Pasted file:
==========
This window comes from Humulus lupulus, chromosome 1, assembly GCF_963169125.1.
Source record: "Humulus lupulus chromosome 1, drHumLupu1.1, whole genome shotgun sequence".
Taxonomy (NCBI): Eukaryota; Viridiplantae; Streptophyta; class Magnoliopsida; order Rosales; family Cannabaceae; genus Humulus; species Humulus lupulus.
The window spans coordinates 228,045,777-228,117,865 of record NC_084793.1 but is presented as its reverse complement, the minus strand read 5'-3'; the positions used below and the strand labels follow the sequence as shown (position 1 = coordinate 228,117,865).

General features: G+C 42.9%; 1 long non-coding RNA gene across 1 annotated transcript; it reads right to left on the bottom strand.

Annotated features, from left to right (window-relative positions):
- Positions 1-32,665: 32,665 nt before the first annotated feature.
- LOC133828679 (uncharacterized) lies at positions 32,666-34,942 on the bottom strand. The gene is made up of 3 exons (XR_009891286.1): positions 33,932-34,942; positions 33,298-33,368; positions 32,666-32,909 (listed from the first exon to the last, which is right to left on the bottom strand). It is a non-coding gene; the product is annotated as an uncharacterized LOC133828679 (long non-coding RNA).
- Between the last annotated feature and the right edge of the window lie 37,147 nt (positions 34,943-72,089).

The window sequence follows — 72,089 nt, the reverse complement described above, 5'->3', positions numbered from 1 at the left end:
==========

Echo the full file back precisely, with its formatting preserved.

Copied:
This window comes from Humulus lupulus, chromosome 1, assembly GCF_963169125.1.
Source record: "Humulus lupulus chromosome 1, drHumLupu1.1, whole genome shotgun sequence".
Taxonomy (NCBI): Eukaryota; Viridiplantae; Streptophyta; class Magnoliopsida; order Rosales; family Cannabaceae; genus Humulus; species Humulus lupulus.
The window spans coordinates 228,045,777-228,117,865 of record NC_084793.1 but is presented as its reverse complement, the minus strand read 5'-3'; the positions used below and the strand labels follow the sequence as shown (position 1 = coordinate 228,117,865).

General features: G+C 42.9%; 1 long non-coding RNA gene across 1 annotated transcript; it reads right to left on the bottom strand.

Annotated features, from left to right (window-relative positions):
- Positions 1-32,665: 32,665 nt before the first annotated feature.
- LOC133828679 (uncharacterized) lies at positions 32,666-34,942 on the bottom strand. The gene is made up of 3 exons (XR_009891286.1): positions 33,932-34,942; positions 33,298-33,368; positions 32,666-32,909 (listed from the first exon to the last, which is right to left on the bottom strand). It is a non-coding gene; the product is annotated as an uncharacterized LOC133828679 (long non-coding RNA).
- Between the last annotated feature and the right edge of the window lie 37,147 nt (positions 34,943-72,089).

The window sequence follows — 72,089 nt, the reverse complement described above, 5'->3', positions numbered from 1 at the left end: